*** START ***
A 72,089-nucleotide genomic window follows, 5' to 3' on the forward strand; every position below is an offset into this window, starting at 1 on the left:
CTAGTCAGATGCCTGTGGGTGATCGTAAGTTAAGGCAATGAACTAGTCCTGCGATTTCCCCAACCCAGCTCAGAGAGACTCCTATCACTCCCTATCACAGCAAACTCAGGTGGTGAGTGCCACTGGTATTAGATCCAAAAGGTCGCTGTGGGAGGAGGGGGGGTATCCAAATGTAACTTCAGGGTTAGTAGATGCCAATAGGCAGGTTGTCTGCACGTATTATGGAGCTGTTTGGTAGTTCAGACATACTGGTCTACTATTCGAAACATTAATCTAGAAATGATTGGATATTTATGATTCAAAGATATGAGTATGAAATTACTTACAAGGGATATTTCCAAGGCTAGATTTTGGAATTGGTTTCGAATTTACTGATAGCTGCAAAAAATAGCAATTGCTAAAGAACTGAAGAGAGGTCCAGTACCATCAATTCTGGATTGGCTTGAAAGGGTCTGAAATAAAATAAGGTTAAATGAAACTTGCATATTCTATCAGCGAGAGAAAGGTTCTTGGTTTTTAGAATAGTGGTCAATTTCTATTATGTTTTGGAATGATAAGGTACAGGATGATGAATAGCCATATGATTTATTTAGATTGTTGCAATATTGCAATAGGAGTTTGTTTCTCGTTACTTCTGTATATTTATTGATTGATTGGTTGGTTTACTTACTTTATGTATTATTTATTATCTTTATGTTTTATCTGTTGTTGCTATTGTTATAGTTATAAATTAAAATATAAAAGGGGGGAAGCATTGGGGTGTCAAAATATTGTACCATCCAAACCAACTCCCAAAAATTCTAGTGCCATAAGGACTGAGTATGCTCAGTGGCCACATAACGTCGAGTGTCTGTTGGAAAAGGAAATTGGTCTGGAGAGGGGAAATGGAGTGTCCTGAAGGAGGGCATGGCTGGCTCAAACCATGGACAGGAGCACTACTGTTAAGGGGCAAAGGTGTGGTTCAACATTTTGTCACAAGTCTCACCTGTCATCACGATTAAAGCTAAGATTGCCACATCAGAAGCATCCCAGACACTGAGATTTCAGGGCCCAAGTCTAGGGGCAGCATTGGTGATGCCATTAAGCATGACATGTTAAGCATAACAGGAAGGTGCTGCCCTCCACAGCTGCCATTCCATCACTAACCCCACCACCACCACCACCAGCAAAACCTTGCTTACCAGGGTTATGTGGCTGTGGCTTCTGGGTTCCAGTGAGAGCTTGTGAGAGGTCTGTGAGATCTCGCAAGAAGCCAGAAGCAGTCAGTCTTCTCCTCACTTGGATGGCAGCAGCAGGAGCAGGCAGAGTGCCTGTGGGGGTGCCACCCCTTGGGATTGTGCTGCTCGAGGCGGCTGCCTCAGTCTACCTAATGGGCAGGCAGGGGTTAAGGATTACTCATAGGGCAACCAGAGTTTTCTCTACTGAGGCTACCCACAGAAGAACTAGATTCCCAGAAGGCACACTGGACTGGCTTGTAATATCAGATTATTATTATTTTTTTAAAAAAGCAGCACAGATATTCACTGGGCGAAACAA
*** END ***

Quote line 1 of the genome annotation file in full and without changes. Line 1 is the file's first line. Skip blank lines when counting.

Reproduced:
A 72,089-nucleotide genomic window follows, 5' to 3' on the forward strand; every position below is an offset into this window, starting at 1 on the left: